JUN 2013

EyeWorld is the official news magazine of the American Society of Cataract & Refractive Surgery.

Issue link: https://digital.eyeworld.org/i/137624

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Page 42 of 74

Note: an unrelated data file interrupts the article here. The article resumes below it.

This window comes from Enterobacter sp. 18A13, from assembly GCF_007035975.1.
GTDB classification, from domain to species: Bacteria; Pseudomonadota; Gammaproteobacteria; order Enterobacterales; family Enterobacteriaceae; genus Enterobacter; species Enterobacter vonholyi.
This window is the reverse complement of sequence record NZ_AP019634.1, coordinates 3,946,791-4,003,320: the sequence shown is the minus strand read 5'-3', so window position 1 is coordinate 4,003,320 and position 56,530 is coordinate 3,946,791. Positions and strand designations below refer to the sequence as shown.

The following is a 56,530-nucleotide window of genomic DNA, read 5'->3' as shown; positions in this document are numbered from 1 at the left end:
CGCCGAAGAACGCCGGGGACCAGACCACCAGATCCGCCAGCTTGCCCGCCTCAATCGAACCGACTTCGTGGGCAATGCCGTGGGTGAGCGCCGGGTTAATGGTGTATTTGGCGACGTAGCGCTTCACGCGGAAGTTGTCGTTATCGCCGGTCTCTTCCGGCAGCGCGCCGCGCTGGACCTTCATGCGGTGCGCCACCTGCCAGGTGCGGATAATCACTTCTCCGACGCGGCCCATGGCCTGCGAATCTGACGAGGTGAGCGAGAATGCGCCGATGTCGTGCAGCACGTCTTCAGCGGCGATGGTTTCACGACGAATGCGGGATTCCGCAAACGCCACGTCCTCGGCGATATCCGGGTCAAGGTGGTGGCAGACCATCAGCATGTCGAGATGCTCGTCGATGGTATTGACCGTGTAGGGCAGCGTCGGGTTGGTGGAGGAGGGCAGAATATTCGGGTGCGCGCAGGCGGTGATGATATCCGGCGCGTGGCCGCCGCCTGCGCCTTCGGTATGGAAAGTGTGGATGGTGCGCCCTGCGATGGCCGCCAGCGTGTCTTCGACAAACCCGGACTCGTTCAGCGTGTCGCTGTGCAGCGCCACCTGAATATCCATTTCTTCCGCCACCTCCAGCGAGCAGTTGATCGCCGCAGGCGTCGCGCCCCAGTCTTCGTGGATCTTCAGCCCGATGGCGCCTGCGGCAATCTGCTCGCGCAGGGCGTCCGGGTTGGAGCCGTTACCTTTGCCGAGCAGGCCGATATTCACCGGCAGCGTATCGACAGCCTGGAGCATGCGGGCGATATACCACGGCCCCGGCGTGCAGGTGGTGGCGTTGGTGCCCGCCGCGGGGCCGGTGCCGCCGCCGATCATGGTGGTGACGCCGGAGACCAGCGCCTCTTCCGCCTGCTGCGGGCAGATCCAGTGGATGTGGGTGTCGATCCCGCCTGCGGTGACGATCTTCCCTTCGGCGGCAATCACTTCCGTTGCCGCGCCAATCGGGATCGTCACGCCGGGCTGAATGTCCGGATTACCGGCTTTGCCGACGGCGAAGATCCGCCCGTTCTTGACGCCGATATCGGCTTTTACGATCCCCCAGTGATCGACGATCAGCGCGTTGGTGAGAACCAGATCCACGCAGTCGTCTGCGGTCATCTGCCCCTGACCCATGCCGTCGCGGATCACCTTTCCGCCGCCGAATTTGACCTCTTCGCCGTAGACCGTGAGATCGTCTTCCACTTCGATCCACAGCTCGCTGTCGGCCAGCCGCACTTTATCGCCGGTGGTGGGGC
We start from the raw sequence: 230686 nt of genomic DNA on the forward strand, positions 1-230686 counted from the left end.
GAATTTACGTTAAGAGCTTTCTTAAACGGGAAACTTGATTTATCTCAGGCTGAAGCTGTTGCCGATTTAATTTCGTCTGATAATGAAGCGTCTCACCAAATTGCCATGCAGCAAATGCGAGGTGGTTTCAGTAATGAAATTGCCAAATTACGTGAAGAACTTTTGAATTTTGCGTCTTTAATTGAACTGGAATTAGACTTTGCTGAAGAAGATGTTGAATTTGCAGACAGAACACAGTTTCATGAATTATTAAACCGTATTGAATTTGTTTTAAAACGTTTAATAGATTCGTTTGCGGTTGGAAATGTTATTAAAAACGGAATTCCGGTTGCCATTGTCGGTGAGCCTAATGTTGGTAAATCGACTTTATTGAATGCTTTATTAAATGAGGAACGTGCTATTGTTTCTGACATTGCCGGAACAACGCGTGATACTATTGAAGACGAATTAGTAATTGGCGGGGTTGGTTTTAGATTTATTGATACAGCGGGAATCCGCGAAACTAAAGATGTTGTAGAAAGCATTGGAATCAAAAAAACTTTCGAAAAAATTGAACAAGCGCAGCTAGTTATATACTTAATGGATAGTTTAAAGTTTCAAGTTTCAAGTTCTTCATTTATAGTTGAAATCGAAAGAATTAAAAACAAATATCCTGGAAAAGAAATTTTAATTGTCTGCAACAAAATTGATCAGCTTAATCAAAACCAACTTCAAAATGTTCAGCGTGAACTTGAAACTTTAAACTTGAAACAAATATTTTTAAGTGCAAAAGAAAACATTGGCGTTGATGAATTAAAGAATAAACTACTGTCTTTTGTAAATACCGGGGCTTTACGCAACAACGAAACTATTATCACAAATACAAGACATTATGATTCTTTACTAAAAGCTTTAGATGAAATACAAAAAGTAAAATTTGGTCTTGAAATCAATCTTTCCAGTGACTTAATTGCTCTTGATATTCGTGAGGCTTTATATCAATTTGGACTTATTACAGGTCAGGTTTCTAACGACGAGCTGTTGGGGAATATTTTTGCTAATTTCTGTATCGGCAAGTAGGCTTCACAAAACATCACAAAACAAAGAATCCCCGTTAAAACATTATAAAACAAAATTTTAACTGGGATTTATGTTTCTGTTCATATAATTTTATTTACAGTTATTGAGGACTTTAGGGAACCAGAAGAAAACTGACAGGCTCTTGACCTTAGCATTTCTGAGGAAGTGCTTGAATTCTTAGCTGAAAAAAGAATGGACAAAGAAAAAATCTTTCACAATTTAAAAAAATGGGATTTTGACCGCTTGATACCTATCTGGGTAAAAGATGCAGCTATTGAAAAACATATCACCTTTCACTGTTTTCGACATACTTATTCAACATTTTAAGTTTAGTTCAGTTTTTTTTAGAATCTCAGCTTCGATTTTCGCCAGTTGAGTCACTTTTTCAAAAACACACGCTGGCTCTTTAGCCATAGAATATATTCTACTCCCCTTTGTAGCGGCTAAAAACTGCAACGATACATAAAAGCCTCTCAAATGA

40 EW REFRACTIVE SURGERY June 2013 Refractive editor's corner of the world Presbyopia case management by Erin L. Boyle EyeWorld Senior Staff Writer I t's an interesting time for a refractive cataract surgeon. The aging patient population is increasing, the demand for our services is growing, and patient expectations continue to rise. Fortunately, we have a lot of different technologies and surgical techniques at our disposal to address a variety of surgical plans. In this "Refractive editor's corner of the world," we present a case of a 65-year-old patient with bilateral cataracts with less than 1 diopter of corneal astigmatism who desires a presbyopic correction at the time of his cataract procedures. We have enlisted a group of international experts and asked them how they would address this patient's surgical plan. We also asked if their plan would change if the patient's history indicated successful or unsuccessful contact lens wear for either previous mono or multifocal vision. As you will see, there are several different ways to approach the patient using a variety of different surgical techniques and technologies. Thanks to Drs. Lawless, Wei, Kent for their time and expertise. T he treatment of older patients with corneal astigmatism and cataracts who want presbyopic correction can pose different solutions with different procedures, including various choices of IOLs. Looking at a specific case—a 65-year-old with less than 1 D of corneal astigmatism with bilateral cataracts who wants presbyopic correction—shows how physicians have multiple ways of treating this example patient. "The key is always to ascertain exactly what the patient wants," said David Kent, MD, in private practice, Kilkenny, Ireland, and other physicians agreed. Preferred procedure Michael Lawless, MD, Vision Eye Institute, Chatswood, New South Wales, Australia, said that he would determine his procedure of choice by first speaking with the patient about vision needs and expectations. If the patient's expectations were within reason and the cornea had a normal anatomy, he would then perform femtosecond laser cataract surgery with the LenSx system (Alcon, Fort Worth, Texas) with an AcrySof IQ ReSTOR multifocal +2.5 add (Alcon) implanted in the dominant eye and a +3.0 add implanted in the nondominant eye. "This, in my hands, gives a high chance of spectacle independence, minimal night haloes, and excellent intermediate vision," said Dr. Lawless. "If I could perform on-axis surgery, I would do so using my standard reverse trapezoidal incision, 2.4-mm internal and 2.3-mm external and an intrastromal astigmatic incision in the opposite quadrant at a diameter of 9 mm and extending for 30 degrees. I would not open the astigmatic incision. If I could not perform on-axis surgery, I would use my usual incision as described above and place paired astigmatic incisions in the steep corneal axis." Other surgeons have different preferences. Marc E. Wei, MBBS, FRANZCO, in private practice, Laser Sight Australia, said he would perform a lensectomy with a multifocal IOL, the trifocal AT LISA tri 839MP (Carl Zeiss Meditec, Dublin, Calif.), which is currently not available in the U.S., and provides relatively pupil-independent near, intermediate and far distance focus with minimal haloes and excellent clarity. Dr. Kent said his experience with multifocal lenses has been limited, but he is not sure he would select a multifocal lens in this case. He said he prefers monovision, aiming for a –1.75 spherical equivalent in the nondominant eye using a C-flex or Superflex aspheric lens (Rayner, East Sussex, England), also not available in the U.S. "Based on patient testimonies and postoperative quality of life questionnaires, I have, for the moment at least, gone away from [multifocal] technology," he said. "I would agree that, in general, in ideal circumstances, multifocal intraocular lenses perform optimally, but many of my patients don't seem to experience optimal conditions for everyday 'run of the mill' visual tasks." continued on page 42 Kerry Solomon, MD, refractive editor This graph depicts the near and intermediate visual acuity of the Carl Zeiss Meditec trifocal IOL. Source: Marc E. Wei, MBBS, FRANZCO

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